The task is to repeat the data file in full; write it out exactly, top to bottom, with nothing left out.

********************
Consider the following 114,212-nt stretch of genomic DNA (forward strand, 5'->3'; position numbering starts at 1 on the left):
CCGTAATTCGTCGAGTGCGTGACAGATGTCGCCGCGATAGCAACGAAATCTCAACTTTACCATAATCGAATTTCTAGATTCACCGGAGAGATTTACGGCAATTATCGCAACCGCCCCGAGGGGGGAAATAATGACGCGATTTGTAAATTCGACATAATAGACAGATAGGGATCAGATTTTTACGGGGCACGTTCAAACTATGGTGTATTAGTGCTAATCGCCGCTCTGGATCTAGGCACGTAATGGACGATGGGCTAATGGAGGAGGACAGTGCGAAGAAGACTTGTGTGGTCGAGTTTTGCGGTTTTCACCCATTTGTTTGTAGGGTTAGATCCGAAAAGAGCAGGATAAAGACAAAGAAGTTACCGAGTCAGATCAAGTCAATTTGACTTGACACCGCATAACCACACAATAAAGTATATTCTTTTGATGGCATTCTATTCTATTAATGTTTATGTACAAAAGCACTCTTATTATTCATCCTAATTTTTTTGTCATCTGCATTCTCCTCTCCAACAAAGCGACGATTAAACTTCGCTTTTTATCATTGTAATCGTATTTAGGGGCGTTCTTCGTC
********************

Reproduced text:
Consider the following 114,212-nt stretch of genomic DNA (forward strand, 5'->3'; position numbering starts at 1 on the left):
CCGTAATTCGTCGAGTGCGTGACAGATGTCGCCGCGATAGCAACGAAATCTCAACTTTACCATAATCGAATTTCTAGATTCACCGGAGAGATTTACGGCAATTATCGCAACCGCCCCGAGGGGGGAAATAATGACGCGATTTGTAAATTCGACATAATAGACAGATAGGGATCAGATTTTTACGGGGCACGTTCAAACTATGGTGTATTAGTGCTAATCGCCGCTCTGGATCTAGGCACGTAATGGACGATGGGCTAATGGAGGAGGACAGTGCGAAGAAGACTTGTGTGGTCGAGTTTTGCGGTTTTCACCCATTTGTTTGTAGGGTTAGATCCGAAAAGAGCAGGATAAAGACAAAGAAGTTACCGAGTCAGATCAAGTCAATTTGACTTGACACCGCATAACCACACAATAAAGTATATTCTTTTGATGGCATTCTATTCTATTAATGTTTATGTACAAAAGCACTCTTATTATTCATCCTAATTTTTTTGTCATCTGCATTCTCCTCTCCAACAAAGCGACGATTAAACTTCGCTTTTTATCATTGTAATCGTATTTAGGGGCGTTCTTCGTC